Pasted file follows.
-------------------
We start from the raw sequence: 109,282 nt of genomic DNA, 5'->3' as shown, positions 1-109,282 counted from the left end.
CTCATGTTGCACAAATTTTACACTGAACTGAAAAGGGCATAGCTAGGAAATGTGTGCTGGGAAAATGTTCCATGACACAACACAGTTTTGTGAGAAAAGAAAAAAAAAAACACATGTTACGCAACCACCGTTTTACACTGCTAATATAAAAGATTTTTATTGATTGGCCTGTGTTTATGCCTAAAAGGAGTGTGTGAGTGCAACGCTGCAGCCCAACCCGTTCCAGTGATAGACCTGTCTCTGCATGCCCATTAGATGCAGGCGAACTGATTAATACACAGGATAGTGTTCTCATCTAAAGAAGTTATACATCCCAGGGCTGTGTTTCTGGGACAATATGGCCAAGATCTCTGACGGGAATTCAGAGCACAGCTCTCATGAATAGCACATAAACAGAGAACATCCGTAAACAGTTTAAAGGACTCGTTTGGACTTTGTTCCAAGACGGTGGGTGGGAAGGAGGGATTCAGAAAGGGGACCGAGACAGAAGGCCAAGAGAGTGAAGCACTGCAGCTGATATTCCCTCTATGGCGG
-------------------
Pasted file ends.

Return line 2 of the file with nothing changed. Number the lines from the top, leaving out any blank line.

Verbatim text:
CTCATGTTGCACAAATTTTACACTGAACTGAAAAGGGCATAGCTAGGAAATGTGTGCTGGGAAAATGTTCCATGACACAACACAGTTTTGTGAGAAAAGAAAAAAAAAAACACATGTTACGCAACCACCGTTTTACACTGCTAATATAAAAGATTTTTATTGATTGGCCTGTGTTTATGCCTAAAAGGAGTGTGTGAGTGCAACGCTGCAGCCCAACCCGTTCCAGTGATAGACCTGTCTCTGCATGCCCATTAGATGCAGGCGAACTGATTAATACACAGGATAGTGTTCTCATCTAAAGAAGTTATACATCCCAGGGCTGTGTTTCTGGGACAATATGGCCAAGATCTCTGACGGGAATTCAGAGCACAGCTCTCATGAATAGCACATAAACAGAGAACATCCGTAAACAGTTTAAAGGACTCGTTTGGACTTTGTTCCAAGACGGTGGGTGGGAAGGAGGGATTCAGAAAGGGGACCGAGACAGAAGGCCAAGAGAGTGAAGCACTGCAGCTGATATTCCCTCTATGGCGG